“Probiotic” is the new buzzword in health food marketing, along with probiotic supplements. But what exactly are probiotics and why do we need them?
Probiotics are basically the good bacteria that live inside our gut. All of the bacteria that live within our body is called the “microbiome”.
The microbiome is an ecosystem within us. It’s made of communities of both good and bad bacteria which call our bodies home. In fact, we have more bacteria than we do our own cells! Our gut bacteria is strongly tied to our immune system, and serves other functions as well:
* Protects against pathogens, toxins, infections
* Helps absorb vitamin B12, iron and magnesium, glucose and fatty acids
* Supports healthy bowel movements
* Works in concert with our immune system
When our bad bacteria outnumber our beneficial bacteria, our “microbiome” becomes out of balance and we become vulnerable to illnesses such as arthritis, thyroid imbalance, chronic fatigue, autism, depression, IBS, and cancer. In fact, more than 40 diseases have been linked to bacterial imbalance. Seventy percent of our immune system is in the gut. Isn’t it interesting that gut health and immune health are so closely related?
WHAT CREATES IMBALANCE?
Modern life affects our microbiome in a negative way. The invention of the refrigerator eliminated the need for fermented foods, which are high in beneficial bacteria. “Antibacterial” soaps and hand sanitizer, as well as antibiotics, kill both bad and good bacteria.
Our American diet of sugar, processed foods, commercial meats, and unhealthy fats (from crackers, chips, etc.), as well as medications, can reduce the number of good bacteria in the gut and allow the bad bacteria to take over. Genetically modified foods and stress also kill good bacteria. As you can see, almost everyone can benefit by adding probiotics to your daily routine.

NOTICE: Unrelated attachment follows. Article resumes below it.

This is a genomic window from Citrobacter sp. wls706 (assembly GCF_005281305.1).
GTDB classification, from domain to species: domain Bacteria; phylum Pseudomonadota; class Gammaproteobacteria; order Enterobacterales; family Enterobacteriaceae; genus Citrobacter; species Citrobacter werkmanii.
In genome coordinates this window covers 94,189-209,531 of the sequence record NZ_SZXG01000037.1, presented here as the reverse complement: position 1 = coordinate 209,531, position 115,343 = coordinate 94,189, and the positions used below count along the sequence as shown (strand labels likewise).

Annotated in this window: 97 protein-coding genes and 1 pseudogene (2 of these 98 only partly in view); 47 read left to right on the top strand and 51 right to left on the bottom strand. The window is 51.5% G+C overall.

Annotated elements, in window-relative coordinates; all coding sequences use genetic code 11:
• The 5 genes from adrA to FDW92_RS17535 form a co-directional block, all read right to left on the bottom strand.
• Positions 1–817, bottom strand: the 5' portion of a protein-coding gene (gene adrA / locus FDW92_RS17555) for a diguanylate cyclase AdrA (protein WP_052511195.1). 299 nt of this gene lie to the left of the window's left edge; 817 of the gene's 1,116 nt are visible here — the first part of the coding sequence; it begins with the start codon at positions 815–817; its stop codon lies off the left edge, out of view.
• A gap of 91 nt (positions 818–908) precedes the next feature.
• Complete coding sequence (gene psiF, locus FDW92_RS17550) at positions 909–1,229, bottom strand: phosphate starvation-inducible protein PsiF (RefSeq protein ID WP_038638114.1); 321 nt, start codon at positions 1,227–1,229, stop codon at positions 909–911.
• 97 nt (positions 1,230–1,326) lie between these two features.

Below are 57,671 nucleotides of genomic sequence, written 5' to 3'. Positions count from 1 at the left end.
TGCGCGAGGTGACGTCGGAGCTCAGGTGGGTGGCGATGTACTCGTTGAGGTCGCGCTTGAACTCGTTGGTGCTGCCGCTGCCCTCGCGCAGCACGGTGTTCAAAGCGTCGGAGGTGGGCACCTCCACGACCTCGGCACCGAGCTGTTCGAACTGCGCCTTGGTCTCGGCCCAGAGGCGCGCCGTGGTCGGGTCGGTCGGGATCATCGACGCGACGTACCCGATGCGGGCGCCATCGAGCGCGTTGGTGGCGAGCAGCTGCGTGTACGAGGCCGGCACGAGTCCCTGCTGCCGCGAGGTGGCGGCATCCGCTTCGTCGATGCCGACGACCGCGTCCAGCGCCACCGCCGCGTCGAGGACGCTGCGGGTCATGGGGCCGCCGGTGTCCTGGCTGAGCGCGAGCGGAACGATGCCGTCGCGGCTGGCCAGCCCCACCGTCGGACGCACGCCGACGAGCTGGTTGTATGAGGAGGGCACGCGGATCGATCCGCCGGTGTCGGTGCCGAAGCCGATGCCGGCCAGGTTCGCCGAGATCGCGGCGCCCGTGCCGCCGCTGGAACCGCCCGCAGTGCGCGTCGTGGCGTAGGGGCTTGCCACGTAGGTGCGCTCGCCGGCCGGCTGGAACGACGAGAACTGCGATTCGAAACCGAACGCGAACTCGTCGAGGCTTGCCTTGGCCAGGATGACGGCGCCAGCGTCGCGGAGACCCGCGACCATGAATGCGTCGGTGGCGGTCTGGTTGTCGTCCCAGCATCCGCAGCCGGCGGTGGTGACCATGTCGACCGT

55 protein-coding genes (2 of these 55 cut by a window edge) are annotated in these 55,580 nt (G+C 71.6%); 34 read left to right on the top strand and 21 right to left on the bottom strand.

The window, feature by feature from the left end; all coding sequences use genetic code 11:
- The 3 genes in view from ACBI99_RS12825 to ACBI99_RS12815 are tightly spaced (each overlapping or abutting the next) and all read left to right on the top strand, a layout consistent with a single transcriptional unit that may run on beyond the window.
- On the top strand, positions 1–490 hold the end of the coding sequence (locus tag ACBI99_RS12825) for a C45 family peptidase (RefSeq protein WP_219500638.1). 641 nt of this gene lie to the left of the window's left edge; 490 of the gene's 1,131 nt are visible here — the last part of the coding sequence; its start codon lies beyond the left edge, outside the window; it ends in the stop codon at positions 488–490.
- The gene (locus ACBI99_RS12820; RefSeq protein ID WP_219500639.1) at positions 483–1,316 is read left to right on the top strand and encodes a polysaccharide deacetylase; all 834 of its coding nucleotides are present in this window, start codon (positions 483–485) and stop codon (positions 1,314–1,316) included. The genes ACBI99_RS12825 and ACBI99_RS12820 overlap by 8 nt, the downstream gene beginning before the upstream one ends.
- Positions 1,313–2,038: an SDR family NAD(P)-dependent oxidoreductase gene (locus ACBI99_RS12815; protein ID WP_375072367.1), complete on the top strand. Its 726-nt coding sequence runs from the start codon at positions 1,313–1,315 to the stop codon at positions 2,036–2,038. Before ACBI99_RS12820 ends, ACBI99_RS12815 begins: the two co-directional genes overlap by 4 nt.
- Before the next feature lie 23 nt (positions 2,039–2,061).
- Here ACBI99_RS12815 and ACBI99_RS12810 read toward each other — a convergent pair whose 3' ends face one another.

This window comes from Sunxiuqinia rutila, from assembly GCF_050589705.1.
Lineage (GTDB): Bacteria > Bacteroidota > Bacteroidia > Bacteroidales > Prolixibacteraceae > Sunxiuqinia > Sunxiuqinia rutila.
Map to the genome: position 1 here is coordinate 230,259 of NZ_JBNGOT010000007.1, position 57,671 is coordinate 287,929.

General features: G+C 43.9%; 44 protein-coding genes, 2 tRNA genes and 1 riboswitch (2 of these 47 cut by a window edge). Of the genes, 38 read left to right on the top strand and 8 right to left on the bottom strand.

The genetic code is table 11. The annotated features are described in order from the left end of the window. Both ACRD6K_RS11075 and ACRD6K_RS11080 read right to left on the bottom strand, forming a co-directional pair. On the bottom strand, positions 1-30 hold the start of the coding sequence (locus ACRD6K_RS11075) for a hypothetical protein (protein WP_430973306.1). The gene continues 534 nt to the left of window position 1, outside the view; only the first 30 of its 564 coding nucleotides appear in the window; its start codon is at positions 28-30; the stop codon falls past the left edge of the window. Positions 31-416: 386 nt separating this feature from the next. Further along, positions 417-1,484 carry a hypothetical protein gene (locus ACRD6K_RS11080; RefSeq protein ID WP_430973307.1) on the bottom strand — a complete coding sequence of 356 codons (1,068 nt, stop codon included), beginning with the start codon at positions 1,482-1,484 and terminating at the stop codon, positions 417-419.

Foods rich in probiotics include fermented foods such as sauerkraut, kimchi, kombucha, yogurt, miso, and kefir. It’s important that the bacteria is “live”, so canned sauerkraut and processed yogurt with “fruit on the bottom” are not good sources. If purchasing in the store, sauerkraut and other fermented foods need to be in the refrigerated section. Or you can make your own at home, which is more economical, and you control the ingredients!
Probiotic supplements are an effective way to balance the gut when food sources are not enough. They’re an effective way to colonize the gut with good bacteria more quickly.
What to look for in a quality supplement:
* What are the number of strains and the right strains for the health issue? Strains are different types of bacteria that have different functions.
* How many probiotics are in the supplement?
* How the supplement is created and bacteria kept alive? If the bacteria is dead, it won’t do you any good. A good quality probiotic will be refrigerated. There are some freeze-dried probiotics
which are effective, but my probiotic of choice is Innate Response Brand. All of their products are high quality and food based, and can be purchased at Jade Star Acupuncture.
What do the numbers mean?
* 5-14 means there are 5 billion active cells from 14 different strains
* 20-14 = 20 billion active cells from 14 strains
* 50-14 = 50 billion active cells from 14 strains
Someone with a weak digestion or chronic illness may not be able to handle a high dose of probiotic foods or supplements. Starting slow (1 TBSP of food or a lower dose of probiotic) and increasing the amount slowly will help your body adjust to your new friends!
What are your thoughts on probiotics? Integral to our health, or just another health fad?